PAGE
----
issue 24 Autumn/Winter 04
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Tibetan Buddhism Comes to the West
Jeffery Paine
WW Norton £15.99 / $24.95 h/b

Re-enchantment presents a fascinating account of the extraordinarily rapid expansion of Tibetan Buddhism in America. Whether this is a case of Jonah swallowing the whale, or vice versa, there is much left to digest. Jeffery Paine treats the well-documented, if not well-understood phenomenon of enchantment informally through some excellent biographies of 'Buddhist characters'. The story begins, however, with an account of the Trappist monk Thomas Merton, who started investigating eastern spirituality, but unfortunately died in an accident before the promise of his 'enchantment' - if so it was - could be fulfilled.

We read of characters as diverse as the actor Richard Gere who has meditated regularly for 25 years; of Chogyam Trungpa who, while founding nearly 100 Tibetan Buddhist Centres, smoked, drank heavily and led an unrestrained sex life; of Tenzin Palmo, the serenely determined English-woman who spent 12 years alone in a remote mountain cave; of Alyce Zeoli (aka Jetsunma) an attractive woman of slight education but unusual insight who was recognised as a reincarnation of a female Tibetan lineage-founder; and of Jarvis Masters, a courageous man on death row in San Quentin jail. What an opportunity Tibetan Buddhism affords everyone.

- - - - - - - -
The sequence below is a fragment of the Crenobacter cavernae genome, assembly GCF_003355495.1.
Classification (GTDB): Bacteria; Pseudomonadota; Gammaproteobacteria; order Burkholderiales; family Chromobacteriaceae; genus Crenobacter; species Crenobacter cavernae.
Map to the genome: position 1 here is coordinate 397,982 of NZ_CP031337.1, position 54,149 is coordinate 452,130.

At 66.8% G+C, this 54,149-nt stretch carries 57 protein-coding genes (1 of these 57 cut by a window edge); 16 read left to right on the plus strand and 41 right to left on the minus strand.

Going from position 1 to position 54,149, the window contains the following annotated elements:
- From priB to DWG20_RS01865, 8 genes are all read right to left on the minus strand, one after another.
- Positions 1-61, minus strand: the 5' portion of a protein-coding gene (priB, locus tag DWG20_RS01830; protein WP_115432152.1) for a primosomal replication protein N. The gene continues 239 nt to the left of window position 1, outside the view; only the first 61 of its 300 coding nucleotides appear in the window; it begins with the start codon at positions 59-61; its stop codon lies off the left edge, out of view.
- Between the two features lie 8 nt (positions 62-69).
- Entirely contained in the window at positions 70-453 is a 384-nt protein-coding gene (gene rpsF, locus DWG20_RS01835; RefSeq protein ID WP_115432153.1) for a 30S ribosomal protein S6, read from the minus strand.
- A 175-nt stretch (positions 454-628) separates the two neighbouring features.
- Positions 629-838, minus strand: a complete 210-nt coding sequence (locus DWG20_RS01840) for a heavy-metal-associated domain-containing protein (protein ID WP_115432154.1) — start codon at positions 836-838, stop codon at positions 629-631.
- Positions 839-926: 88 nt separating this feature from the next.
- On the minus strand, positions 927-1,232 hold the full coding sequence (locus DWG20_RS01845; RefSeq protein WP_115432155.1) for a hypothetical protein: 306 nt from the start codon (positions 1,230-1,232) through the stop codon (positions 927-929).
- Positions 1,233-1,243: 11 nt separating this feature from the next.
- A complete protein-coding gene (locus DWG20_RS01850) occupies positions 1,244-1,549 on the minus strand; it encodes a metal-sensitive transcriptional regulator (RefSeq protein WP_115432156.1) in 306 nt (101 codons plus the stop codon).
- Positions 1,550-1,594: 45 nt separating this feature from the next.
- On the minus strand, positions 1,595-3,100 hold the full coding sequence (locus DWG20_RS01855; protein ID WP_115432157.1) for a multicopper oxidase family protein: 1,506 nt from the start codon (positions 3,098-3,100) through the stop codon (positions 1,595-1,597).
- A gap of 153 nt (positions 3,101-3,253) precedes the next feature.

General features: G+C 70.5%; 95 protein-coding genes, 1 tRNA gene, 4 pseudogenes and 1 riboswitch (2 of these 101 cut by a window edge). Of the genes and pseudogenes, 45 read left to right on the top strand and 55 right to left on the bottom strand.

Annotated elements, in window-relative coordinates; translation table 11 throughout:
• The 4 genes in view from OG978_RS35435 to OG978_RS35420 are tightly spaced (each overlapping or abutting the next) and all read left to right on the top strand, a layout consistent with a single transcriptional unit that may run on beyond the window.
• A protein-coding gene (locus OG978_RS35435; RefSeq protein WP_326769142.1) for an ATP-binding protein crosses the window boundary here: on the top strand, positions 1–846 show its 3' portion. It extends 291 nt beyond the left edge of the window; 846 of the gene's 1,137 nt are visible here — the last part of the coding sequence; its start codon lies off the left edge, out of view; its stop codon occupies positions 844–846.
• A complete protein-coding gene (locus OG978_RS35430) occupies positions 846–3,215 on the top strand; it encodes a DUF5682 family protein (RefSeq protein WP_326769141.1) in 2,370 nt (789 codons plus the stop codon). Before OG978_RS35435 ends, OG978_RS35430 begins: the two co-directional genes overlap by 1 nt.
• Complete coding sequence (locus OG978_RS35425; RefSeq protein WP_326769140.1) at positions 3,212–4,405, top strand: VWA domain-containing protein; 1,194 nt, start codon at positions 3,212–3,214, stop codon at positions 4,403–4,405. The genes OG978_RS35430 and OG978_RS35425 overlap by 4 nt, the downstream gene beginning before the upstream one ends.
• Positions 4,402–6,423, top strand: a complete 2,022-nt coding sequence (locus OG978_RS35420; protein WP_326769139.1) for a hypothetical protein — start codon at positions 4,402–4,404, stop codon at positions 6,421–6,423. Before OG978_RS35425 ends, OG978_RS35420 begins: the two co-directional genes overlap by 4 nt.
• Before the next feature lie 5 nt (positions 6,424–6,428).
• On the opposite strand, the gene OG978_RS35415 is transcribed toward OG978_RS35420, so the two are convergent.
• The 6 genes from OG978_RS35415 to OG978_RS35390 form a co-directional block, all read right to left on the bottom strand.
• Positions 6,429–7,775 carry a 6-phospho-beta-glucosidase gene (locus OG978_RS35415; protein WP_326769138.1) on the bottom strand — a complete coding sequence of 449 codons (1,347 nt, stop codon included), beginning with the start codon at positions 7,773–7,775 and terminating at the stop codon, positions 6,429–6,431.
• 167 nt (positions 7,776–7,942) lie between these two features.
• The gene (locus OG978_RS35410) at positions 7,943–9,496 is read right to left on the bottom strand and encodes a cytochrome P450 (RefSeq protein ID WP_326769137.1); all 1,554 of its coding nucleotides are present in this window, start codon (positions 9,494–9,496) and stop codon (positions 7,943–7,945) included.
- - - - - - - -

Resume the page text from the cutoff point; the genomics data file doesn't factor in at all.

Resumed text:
This wonderful diversity of characters, however, leaves us with a number of unanswered questions. What is enchantment and how does it differ, if at all, from spirituality and from faith? And is Buddhism of the Tibetan variety really paradigmatic of it? Is all that glitters truly gold? These questions do not trouble Jeffery Paine, for unless he is being ironic, he believes in a kind of immanence that comes dangerously close to sentimentalism.

He writes: 'Buddhism's good news is that everybody is the Real Thing, that beneath their chaotic upbringing and bad habits all people already possess qualities shining and limitless.' But is this what Buddhism teaches? Would it not be wiser to say that we can at times sense the gold lying within us, but that there may be lifetimes of work before that gold can be extracted from the dross and crafted into a shining ornament? Re-Enchantment is an excellent read - though one will be exercised in distinguishing the voice of the poet and that of the critic, the voice of the enchanter and of the dispeller of enchantment.

Ashvajit has taught Buddhism in the UK, India and Sri Lanka for 30 years